By Jeff Sanford
Toronto, Ontario -- August 20, 2015 -- Fun and interesting news bits and overlooked stories from the week that was:
- The new and exciting world of criminal car hacking continues to evolve. Researchers have found that a car fitted with a new device from Metromile that allows the company users to charge "by-the-mile" insurance can make the car vulnerable. Researchers at the University of California at San Diego discovered several security flaws in the device and were able to operate wipers and deactivate the brakes on a 2013 Corvette by simply sending texts. Another study has found electronic “immobilisers” used by 26 car manufacturers in the EU are vulnerable to hacking. Immobilisers used in 100 different models from Volvo, VW, Audi and Fiat, typically in cars with a starter button instead of a key. The study also found that four out of 10 car thefts in major cities like London now involve some form of car hacking.
- News on Apple’s electric car initiative, "Project Titan", continues to leak. The project is said to be headed up by Steve Zadesky, a former Ford staffer. “Hundreds of people” are working on the project. It said it will "give Tesla a run for its money.” A German magazine has reported that Apple has discussed using BMW’s i3 car as the basis for an EV. An Apple analyst has stated it’s “very likely” the company is also working on a head-up display (HUD) for car windshields.
- A UK insurance executive is blaming a 10 percent hike in insurance rates on drivers texting at the wheel. The story cites a survey that found 16 percent of 18 to 24-year-olds think it is acceptable to send or receive messages if traffic is slow. The other reason cited for the 10 percent increase in rates: more people are on the road because of cheaper gasoline prices and “improving disposable incomes.”
- Finally, it’s here: A tire rim with built-in GPS capability. Didn’t think you needed your rims to connect to the internet? Think again. The new product, RimTech, is designed to prevent theft of expensive rims. The product is developed by former Nokia, IBM, and Motorola executives and sees a GPS, motion sensor, and camera installed in the wheel. The owner then accesses the devices through an iPhone or Android app. If someone comes with 3 inches of the wheels or moves the rims more than 3mm, RimTech sounds a continuous alarm. If the wheels are removed a second alert goes out to police. The RimTech app can also track the wheel’s real-time location through the GPS unit.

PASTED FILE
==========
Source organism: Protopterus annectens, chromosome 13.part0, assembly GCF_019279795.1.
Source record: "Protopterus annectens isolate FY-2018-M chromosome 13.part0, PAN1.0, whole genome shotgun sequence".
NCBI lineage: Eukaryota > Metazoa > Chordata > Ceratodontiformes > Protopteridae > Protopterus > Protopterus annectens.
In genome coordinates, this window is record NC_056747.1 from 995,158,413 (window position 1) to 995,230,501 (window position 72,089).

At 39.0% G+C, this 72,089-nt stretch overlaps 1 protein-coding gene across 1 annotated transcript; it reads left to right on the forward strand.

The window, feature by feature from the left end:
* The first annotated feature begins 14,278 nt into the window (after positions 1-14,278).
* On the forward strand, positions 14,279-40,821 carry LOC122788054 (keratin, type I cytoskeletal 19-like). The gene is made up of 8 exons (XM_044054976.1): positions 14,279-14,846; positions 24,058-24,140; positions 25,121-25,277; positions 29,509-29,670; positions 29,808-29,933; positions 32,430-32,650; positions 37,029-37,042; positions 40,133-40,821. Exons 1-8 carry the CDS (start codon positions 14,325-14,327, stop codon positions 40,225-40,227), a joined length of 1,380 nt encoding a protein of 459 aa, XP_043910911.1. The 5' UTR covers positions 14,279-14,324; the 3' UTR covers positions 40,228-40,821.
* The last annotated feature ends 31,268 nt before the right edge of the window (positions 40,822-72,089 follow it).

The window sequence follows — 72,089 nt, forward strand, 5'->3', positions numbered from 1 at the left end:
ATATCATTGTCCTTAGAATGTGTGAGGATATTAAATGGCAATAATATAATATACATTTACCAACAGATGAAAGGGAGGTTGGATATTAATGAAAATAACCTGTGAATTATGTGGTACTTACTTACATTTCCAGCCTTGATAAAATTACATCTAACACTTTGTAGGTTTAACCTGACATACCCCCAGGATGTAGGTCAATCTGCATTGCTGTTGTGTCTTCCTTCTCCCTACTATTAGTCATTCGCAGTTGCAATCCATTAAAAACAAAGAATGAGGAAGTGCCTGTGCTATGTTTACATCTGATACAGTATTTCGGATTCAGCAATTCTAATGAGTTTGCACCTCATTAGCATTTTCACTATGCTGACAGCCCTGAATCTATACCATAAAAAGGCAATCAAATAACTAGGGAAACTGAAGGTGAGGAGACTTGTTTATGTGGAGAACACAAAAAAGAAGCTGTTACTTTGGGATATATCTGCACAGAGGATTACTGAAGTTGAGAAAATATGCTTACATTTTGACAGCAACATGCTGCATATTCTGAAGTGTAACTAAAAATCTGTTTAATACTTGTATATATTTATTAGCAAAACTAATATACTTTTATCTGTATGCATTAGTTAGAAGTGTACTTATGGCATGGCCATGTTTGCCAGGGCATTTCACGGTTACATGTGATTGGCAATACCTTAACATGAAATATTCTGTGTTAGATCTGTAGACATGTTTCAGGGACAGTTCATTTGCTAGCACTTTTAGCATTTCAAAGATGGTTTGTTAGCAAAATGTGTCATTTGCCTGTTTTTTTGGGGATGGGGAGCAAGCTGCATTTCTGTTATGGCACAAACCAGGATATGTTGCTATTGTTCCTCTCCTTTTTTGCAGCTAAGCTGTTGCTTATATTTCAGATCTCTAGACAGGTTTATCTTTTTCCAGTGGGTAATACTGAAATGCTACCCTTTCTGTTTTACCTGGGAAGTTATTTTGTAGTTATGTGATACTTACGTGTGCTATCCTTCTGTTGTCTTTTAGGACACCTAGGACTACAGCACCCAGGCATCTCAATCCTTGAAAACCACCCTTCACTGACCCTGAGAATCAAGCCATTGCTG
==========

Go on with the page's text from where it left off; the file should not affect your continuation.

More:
"The auto industry has yet to introduce a fully comprehensive and effective wheel theft prevention system to the marketplace. Wheel locks are totally ineffective and can be removed in seconds. RimTech is the solution,” says Terrence Gaskin, founder and CEO of the company manufacturing the product. Gaskin said his company intends to partner with insurance companies “to offer discounts for protected drivers.”
- Another new product: World Patent Marketing announced the launch of Incognito Tint this week, an automotive invention that allows drivers to “dynamically change the tint of their vehicle's windows.” The device uses LED lights to darken or lighten the tint of a vehicle's windshield. The window's tint and can change color depending on the color of the LED lights turned on. “This is an automotive invention that makes use of existing tech which makes it easy to install on almost every car in the world," says inventor Henry C. "Most car doors and windows are powered by electricity which makes the installation of Incognito Tint very easy as it simply needs to connect to already existing circuits. This invention gives drivers the ability to freely control the tint of their glass windows without having to permanently add or remove more tint on the glass."
- Hoping to avoid having thieves overlook your fancy car? One fairly drastic option is to cover your vehicle in custom painted vinyl so it looks like a piece of junk.
- Could 3D printing see collision repair shops eventually print parts onsite? It's probably still a bit early, but some people think it's a technology that we'll see sooner or later.